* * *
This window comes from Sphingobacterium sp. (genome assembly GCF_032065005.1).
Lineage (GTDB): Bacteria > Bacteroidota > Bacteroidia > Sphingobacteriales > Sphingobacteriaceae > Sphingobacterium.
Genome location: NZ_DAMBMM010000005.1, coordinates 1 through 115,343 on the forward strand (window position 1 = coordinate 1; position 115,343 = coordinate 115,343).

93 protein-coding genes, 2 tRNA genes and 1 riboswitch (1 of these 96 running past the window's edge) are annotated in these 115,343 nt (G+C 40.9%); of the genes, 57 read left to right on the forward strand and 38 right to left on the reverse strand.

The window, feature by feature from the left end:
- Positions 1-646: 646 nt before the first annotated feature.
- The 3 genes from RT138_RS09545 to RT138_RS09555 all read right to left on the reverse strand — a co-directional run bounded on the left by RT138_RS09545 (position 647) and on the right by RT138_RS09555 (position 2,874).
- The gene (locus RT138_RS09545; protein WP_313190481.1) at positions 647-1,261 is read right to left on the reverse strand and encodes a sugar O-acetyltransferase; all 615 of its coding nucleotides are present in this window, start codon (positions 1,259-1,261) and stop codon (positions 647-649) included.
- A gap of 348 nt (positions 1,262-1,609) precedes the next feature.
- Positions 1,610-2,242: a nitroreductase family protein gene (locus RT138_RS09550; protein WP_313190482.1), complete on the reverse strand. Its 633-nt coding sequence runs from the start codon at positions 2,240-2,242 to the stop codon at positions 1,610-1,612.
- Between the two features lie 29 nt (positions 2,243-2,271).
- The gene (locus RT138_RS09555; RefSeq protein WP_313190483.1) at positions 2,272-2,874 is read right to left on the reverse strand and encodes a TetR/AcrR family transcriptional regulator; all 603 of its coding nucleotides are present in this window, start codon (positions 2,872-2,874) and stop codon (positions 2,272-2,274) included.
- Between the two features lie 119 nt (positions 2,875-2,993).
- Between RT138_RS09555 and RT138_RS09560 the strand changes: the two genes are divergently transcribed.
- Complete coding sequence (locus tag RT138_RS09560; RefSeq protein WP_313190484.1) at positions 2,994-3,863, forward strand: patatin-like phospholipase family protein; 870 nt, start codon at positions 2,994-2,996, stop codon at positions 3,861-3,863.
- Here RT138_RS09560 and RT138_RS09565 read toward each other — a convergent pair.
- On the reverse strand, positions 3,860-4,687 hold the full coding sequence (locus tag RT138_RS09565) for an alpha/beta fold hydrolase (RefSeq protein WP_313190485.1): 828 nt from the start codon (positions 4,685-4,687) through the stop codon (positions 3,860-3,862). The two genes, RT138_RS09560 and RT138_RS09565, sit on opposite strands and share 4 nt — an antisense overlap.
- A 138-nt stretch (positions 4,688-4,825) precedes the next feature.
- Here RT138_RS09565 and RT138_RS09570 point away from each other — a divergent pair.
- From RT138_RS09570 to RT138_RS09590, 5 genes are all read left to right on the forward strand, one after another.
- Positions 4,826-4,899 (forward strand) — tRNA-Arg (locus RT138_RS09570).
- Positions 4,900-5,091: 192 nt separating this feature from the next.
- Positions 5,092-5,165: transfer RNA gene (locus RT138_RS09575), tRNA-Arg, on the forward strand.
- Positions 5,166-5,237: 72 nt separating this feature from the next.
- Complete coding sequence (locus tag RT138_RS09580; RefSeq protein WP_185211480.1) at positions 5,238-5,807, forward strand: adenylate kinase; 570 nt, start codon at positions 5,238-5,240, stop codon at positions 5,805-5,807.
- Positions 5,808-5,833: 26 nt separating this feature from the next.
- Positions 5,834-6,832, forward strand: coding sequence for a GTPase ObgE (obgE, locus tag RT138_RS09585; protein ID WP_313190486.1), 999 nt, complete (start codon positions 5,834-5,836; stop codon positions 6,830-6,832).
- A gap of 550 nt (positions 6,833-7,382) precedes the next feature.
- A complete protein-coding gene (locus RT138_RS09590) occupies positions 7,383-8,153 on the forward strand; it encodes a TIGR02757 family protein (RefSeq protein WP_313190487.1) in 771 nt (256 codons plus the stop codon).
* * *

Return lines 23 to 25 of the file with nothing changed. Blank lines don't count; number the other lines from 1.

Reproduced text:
- Positions 5,092-5,165: transfer RNA gene (locus RT138_RS09575), tRNA-Arg, on the forward strand.
- Positions 5,166-5,237: 72 nt separating this feature from the next.
- Complete coding sequence (locus tag RT138_RS09580; RefSeq protein WP_185211480.1) at positions 5,238-5,807, forward strand: adenylate kinase; 570 nt, start codon at positions 5,238-5,240, stop codon at positions 5,805-5,807.